This is part of a series of reviews on notorious anime — anime shows and films that have garnered controversy at some point since its release.
In the circles of anime and manga, “Excel Saga” and its spinoff “Puni Puni Poemy” are notorious for the split it has caused its audience, and for how far the director of the animes have gone in its humor.
“Excel Saga” started out as a manga by writer Rikdo Koshi (which has been running since 1996) that used visual and verbal gags to satirize Japanese society. The story tells of a secret organization called ACROSS that is led by its leader Lord Il Palazzo. However, he only has two employees – the very energetic but not too bright Excel, and the quieter but always sick to the point of near death Hyatt. Their goal is to start with Japan and work their way to putting the rest of the world under control. However, they are battling against a shadowy government agency led by Dr. Kabapu who want to stop their plans.
The manga was turned into an anime show in 1999, where director Shinichi Watanabe (also known as “Nabeshin”) used the storylines from the manga as a thread to make fun of different genres in each episode, each time getting the “approval” of the creator. For example, one episode made the whole show into an American action movie (where, if you listen in the sub, you can hear the Japanese actors trying to speak English in parts), while another one makes fun of Japanese dating games and visual novels.
Soon after, an OVA spinoff was created making fun of magical girl shows called “Puni Puni Poemy.” The show carried over some of the characters from “Excel Saga” and set it in a world where Nabeshin and his bride from the previous show had adopted a “wastefully energetic” girl named Poemy (who constantly calls herself Kobayashi, which is the name of her Japanese voice actress) who wants to be a voice actress but finds herself becoming a magical girl instead.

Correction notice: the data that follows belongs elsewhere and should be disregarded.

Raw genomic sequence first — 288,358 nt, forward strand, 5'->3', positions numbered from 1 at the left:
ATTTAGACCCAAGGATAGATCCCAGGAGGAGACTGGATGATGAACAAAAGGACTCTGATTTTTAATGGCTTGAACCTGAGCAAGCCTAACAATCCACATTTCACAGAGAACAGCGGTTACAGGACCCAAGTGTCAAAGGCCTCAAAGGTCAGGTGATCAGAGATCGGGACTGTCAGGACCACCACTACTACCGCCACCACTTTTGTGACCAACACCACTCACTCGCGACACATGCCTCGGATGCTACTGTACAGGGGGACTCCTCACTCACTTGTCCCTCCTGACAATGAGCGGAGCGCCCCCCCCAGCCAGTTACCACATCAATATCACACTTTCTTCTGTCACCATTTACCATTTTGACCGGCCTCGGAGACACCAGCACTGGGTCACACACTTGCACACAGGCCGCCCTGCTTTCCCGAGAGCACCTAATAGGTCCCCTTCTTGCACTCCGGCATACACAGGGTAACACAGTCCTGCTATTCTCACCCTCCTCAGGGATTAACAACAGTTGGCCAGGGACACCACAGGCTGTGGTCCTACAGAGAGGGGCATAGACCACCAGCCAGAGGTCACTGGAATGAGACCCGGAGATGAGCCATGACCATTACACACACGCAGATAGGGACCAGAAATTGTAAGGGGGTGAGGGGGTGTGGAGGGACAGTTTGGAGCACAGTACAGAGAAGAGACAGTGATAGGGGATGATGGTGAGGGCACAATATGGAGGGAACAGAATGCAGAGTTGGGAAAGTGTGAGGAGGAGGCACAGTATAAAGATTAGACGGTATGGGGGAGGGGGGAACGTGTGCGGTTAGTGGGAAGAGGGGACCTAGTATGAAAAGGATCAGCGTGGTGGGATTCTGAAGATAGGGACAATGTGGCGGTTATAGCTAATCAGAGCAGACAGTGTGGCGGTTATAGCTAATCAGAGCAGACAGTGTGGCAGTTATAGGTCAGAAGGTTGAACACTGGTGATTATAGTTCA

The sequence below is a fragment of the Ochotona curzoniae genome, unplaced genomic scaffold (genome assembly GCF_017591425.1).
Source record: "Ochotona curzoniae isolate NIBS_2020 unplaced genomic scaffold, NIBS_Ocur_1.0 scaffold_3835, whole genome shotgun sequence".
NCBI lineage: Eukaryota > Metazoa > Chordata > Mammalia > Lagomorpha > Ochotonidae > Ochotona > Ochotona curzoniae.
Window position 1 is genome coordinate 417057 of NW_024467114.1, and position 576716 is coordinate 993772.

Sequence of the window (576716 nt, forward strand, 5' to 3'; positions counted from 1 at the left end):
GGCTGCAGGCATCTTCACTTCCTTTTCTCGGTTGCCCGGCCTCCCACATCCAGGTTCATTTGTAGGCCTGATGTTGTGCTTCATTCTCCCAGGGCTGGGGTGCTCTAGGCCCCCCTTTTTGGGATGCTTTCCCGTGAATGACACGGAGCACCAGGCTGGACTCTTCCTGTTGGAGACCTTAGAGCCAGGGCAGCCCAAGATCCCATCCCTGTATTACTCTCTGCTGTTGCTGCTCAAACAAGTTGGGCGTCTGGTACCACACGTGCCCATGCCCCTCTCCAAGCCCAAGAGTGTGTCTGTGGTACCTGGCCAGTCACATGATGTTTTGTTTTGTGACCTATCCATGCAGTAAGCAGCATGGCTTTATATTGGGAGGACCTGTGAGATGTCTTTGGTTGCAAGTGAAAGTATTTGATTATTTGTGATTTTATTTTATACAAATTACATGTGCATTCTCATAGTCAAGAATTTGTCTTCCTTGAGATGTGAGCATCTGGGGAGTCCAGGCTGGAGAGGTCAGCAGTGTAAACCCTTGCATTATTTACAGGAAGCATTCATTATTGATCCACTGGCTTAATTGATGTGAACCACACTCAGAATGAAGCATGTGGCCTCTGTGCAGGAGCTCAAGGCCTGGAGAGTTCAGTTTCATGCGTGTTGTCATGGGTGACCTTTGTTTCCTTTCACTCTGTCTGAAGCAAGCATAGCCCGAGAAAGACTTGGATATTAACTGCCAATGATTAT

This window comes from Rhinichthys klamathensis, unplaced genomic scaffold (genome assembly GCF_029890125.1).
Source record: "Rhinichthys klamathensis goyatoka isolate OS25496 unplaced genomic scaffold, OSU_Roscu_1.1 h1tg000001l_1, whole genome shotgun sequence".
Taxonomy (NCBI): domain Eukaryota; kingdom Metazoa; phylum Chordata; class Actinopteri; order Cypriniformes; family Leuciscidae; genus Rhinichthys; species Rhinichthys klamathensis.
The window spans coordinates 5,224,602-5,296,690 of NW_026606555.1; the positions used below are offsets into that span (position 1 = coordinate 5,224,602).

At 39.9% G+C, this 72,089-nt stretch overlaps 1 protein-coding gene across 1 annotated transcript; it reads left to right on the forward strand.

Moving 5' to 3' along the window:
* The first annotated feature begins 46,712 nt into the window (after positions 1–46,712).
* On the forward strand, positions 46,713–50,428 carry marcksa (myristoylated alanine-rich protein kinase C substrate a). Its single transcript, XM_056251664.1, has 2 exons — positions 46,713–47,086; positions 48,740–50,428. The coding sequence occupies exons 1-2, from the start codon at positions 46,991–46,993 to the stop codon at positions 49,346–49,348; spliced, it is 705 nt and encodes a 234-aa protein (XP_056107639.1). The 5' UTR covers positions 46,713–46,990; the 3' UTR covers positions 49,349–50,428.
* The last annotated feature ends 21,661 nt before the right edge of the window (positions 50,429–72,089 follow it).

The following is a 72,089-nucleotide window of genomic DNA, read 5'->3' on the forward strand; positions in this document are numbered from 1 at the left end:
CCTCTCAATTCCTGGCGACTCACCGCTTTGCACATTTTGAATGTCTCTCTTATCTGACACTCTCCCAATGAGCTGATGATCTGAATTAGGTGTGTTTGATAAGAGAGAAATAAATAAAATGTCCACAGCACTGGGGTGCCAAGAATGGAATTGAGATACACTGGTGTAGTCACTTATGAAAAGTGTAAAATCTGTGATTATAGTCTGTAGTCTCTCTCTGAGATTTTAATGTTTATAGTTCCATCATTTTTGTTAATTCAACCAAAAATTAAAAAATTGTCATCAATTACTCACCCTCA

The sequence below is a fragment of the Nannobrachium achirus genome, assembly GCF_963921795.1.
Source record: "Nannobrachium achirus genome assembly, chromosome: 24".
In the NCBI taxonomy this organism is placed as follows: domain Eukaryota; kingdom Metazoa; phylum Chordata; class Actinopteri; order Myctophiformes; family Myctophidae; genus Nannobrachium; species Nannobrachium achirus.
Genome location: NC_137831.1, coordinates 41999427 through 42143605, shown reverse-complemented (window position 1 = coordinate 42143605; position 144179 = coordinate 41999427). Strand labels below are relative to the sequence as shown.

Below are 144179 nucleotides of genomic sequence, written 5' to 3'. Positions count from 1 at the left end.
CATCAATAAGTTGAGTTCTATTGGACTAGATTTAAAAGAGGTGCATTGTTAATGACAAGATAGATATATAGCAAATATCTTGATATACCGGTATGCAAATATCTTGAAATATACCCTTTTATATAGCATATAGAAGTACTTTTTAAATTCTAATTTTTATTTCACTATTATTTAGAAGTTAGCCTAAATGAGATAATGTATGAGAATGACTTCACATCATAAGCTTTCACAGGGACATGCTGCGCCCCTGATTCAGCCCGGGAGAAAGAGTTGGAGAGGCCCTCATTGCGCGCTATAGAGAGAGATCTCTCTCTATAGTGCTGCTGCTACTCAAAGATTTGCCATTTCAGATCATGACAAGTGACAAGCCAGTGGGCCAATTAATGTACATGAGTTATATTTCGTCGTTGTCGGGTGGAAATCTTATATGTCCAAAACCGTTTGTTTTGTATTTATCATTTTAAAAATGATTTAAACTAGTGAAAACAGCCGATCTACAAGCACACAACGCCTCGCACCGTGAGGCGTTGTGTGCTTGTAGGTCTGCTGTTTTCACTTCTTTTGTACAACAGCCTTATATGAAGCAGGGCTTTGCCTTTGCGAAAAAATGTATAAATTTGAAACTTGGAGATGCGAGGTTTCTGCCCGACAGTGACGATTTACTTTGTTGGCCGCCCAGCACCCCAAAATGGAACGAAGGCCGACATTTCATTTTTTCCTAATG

Each version has had its share of controversy. The manga, for example, got into trouble when Il Palazzo gave a speech against Christmas in one chapter (a fact that the anime referenced when Excel stopped him). The anime made a final episode that was purposely too controversial to air on television – titled “Going Too Far,” the show features many references to hentai, as well as features plenty of random violence, possible pedophilia and love hotels.
However, “Puni Puni Poemy” has the distinction of being banned in at least one country – New Zealand, which determined in 2004 that the show “’tend(ed) to promote or support’ the exploitation of children or young persons for sexual purposes. It also shows acts of torture or the infliction of extreme violence or extreme cruelty without showing consequences for the perpetrators.” A lot of this has to do with the fact that one of the characters, Futaba Aasu, has a huge crush on Poemy and is not afraid to show it. Plus, the amount of violence and fanservice gets extreme (and made fun of) that the show would be rated TV-MA here in the states.
Are they worth watching? Well, depends on your tolerance for over energetic characters that speak really fast. In “Excel Saga,” the voice actress for Excel for the American version had to be changed because the original actress damaged her vocal chords doing the character. In “Puni Puni Poemy,” the actress managed to keep up the energy level needed for the character of Poemy, because “wastefully energetic” is putting it lightly. But the humor hits the mark more often than not, so if you’re bizarre humor they’re worth checking out.
“Excel Saga” is currently available from FUNImation Entertainment, and is available at Amazon, Best Buy, FYE and Books a Million in Concord, Newbury Comics in Manchester, and any location that sells anime. “Puni Puni Poemy” was originally available from ADV Films but is currently out of print, but used and new copies can be found on Amazon.